# Derivative and integral operators

Series Geophysical References Series Problems in Exploration Seismology and their Solutions Lloyd P. Geldart and Robert E. Sheriff 9 295 - 366 http://dx.doi.org/10.1190/1.9781560801733 ISBN 9781560801153 SEG Online Store

## Problem 9.31a

The operator $f_{t}=[-1,\;+1]$ is called the “derivative operator”; explain why.

### Solution

In terms of finite differences (see problem 9.29), the derivative of a function is approximately equal to the change in values between two adjacent points divided by the distance between the two points. Convolving $f_{t}$ with $g_{t}$ gives values of the finite-difference derivative of $g_{t}$ for different values of $t$ . To show this, we find the $(n+1)^{th}$ term of $h_{t}=f_{t}*g_{t}$ . From equation (9.2b), we have

{\begin{aligned}h_{n}=\mathop {\sum } \limits _{k=0}^{}f_{k}g_{n-k}=[-g_{0},\;(-g_{1}+g_{0}),\;.\;.\;.\;(-g_{n}+g_{n-1})].\end{aligned}} Each term (except the first) equals $-\Delta g$ at $=n\Delta$ . Taking $\Delta =1$ , we see that $h_{n}$ is minus the finite difference derivative at $t=n\Delta$ .

## Problem 9.31b

What is the integral operator?

### Solution

The integral, $\int _{g_{0}}^{g_{n}}\ g(t)\,\mathrm {d} t$ , for continuous functions becomes a summation for digital functions, the equivalent of the above integral being $\Delta \mathop {\sum } \limits {_{g_{0}}^{g_{n}}}g_{t}$ . If we take the operator $f_{t}=[1,1,1,\ldots ..,1]$ where both $f_{t}$ and $g_{t}$ have $(n+1)$ terms, we obtain the following for the terms of $f_{t}*g_{t}$ (omitting $\Delta$ ):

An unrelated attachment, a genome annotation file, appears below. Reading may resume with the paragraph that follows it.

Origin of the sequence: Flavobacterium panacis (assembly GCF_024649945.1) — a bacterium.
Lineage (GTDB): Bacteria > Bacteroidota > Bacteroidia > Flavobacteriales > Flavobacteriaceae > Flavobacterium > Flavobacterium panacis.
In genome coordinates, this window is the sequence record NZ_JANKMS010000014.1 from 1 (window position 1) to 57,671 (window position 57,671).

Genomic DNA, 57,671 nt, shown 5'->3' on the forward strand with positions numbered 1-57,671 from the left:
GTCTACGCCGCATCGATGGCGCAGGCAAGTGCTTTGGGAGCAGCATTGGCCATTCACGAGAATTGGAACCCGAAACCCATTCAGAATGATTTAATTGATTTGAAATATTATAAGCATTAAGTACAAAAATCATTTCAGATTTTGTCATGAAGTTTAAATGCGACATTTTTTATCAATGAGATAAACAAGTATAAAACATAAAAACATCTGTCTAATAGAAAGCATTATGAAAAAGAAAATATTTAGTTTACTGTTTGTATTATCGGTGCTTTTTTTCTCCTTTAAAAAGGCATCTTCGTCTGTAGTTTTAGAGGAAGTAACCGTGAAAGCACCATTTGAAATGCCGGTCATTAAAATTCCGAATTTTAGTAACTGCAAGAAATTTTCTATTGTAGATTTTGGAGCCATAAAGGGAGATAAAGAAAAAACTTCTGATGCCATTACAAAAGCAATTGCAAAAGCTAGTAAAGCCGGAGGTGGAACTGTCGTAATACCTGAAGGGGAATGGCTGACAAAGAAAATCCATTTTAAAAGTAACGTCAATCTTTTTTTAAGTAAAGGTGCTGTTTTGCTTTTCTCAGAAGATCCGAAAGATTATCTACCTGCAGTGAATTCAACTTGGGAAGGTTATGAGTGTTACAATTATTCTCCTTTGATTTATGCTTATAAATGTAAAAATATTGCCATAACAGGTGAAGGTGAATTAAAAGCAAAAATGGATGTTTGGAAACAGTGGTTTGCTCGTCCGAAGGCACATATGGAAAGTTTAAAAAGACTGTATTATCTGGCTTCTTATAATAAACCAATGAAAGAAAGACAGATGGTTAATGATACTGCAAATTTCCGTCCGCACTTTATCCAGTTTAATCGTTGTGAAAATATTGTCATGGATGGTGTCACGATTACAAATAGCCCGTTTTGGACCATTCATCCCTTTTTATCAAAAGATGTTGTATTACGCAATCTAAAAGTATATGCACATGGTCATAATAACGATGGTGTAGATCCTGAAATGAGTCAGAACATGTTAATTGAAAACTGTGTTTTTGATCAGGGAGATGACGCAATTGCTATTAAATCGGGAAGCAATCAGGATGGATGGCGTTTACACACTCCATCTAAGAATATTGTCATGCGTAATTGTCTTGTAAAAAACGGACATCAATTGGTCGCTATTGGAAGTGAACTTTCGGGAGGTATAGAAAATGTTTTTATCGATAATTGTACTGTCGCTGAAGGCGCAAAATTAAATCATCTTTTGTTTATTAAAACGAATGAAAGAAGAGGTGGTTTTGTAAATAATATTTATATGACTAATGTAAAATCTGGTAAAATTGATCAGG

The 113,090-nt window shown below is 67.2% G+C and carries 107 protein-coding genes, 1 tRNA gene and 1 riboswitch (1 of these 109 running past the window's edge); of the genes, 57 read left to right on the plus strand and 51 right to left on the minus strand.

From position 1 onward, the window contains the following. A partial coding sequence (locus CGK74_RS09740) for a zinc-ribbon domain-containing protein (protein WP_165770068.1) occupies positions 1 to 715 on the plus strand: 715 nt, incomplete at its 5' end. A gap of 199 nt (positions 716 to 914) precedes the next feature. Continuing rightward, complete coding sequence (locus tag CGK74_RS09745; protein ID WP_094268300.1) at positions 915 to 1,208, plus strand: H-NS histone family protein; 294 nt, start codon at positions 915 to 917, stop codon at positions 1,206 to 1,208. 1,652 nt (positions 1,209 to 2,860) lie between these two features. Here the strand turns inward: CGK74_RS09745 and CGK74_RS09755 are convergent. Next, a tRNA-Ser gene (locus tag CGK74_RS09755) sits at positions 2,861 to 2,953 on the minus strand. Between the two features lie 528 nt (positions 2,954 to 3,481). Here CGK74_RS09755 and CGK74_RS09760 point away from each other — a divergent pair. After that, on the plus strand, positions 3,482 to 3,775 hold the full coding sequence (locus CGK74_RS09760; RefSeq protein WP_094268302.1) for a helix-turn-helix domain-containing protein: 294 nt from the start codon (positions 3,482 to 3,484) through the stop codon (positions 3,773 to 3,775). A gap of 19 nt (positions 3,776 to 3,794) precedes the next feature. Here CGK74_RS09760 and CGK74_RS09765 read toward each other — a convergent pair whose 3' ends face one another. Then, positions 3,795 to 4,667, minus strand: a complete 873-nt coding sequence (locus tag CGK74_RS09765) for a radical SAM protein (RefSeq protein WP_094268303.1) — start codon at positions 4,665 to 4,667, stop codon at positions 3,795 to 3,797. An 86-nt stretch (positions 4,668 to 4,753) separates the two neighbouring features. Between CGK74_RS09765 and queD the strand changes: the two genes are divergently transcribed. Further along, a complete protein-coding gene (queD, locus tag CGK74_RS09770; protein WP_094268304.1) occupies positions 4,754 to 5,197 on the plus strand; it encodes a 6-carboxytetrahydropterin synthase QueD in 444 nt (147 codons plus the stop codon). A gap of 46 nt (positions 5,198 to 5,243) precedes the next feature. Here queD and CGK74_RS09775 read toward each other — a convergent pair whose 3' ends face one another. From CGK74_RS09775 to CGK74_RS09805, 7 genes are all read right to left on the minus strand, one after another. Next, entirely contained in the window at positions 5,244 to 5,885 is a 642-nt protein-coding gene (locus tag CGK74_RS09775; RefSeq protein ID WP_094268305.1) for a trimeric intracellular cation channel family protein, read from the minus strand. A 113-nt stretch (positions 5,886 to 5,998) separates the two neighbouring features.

{\begin{aligned}&[(g_{0}),(g_{0}+g_{1}),...,(g_{0}+g_{1}+\cdots +g_{r}),(g_{0}+g_{1}+\cdots +g_{n}),\\&\quad (g_{1}+g_{2}+\cdots +g_{n}),(g_{2}+g_{3}+\cdots +g_{n}),...,(g_{n-1}+g_{n}),(g_{n}).\end{aligned}} The terms are equivalent to the integrals between 0 and $r$ for $0\leq r\leq n$ . After the value $r=n$ is reached, the upper limit remains $n$ while the lower limit is successively 1, 2, . . . , $n$ . Thus we conclude that the operator [1, 1, 1, . . . , 1] is an integral operator. By taking $f_{t}$ with fewer terms than $g_{t}$ , we can get the equivalent of an integral over selected parts of $g_{t}$ .